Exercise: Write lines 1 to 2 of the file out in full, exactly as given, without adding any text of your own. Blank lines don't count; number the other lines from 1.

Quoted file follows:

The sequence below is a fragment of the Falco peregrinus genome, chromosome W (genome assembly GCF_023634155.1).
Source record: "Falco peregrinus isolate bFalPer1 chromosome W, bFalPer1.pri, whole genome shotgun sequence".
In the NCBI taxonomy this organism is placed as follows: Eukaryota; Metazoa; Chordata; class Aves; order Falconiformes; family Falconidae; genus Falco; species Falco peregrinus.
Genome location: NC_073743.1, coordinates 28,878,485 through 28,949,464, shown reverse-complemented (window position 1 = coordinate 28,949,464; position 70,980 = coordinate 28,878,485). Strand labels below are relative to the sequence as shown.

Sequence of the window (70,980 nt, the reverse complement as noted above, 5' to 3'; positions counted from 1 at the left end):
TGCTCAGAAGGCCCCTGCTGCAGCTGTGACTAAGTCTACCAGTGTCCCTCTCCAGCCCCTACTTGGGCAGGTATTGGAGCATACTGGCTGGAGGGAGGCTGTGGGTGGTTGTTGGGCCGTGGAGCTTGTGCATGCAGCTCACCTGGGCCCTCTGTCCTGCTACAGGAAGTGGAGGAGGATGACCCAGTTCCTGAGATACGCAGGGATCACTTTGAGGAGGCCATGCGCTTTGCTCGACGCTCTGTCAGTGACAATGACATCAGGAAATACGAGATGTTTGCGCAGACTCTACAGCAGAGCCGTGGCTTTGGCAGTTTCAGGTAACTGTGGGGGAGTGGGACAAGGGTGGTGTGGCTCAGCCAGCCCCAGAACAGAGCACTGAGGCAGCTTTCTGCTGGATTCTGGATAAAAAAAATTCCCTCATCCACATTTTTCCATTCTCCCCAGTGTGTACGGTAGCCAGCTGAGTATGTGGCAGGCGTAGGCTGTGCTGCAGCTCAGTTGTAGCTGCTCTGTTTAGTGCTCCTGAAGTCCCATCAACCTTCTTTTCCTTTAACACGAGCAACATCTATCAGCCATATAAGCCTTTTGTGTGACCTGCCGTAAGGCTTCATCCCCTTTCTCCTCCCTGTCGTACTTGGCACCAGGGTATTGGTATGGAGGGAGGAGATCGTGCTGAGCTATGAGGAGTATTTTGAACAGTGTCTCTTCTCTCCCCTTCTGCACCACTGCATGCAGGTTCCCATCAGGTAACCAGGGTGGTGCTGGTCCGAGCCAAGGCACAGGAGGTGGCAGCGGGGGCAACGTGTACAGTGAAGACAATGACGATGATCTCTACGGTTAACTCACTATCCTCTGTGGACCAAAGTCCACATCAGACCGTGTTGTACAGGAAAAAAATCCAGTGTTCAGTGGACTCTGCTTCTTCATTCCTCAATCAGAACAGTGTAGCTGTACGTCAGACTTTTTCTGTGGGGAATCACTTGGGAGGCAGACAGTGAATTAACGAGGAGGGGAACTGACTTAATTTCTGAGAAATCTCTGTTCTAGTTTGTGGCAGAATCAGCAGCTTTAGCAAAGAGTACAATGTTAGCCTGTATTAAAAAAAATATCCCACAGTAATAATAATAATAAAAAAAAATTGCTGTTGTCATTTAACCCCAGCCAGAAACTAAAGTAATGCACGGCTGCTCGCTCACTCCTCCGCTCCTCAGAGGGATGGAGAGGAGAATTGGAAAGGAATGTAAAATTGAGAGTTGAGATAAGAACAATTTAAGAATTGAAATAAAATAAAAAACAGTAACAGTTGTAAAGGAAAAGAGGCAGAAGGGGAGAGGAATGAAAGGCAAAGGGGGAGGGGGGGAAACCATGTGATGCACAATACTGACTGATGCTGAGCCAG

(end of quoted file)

The sequence below is a fragment of the Falco peregrinus genome, chromosome W (genome assembly GCF_023634155.1).
Source record: "Falco peregrinus isolate bFalPer1 chromosome W, bFalPer1.pri, whole genome shotgun sequence".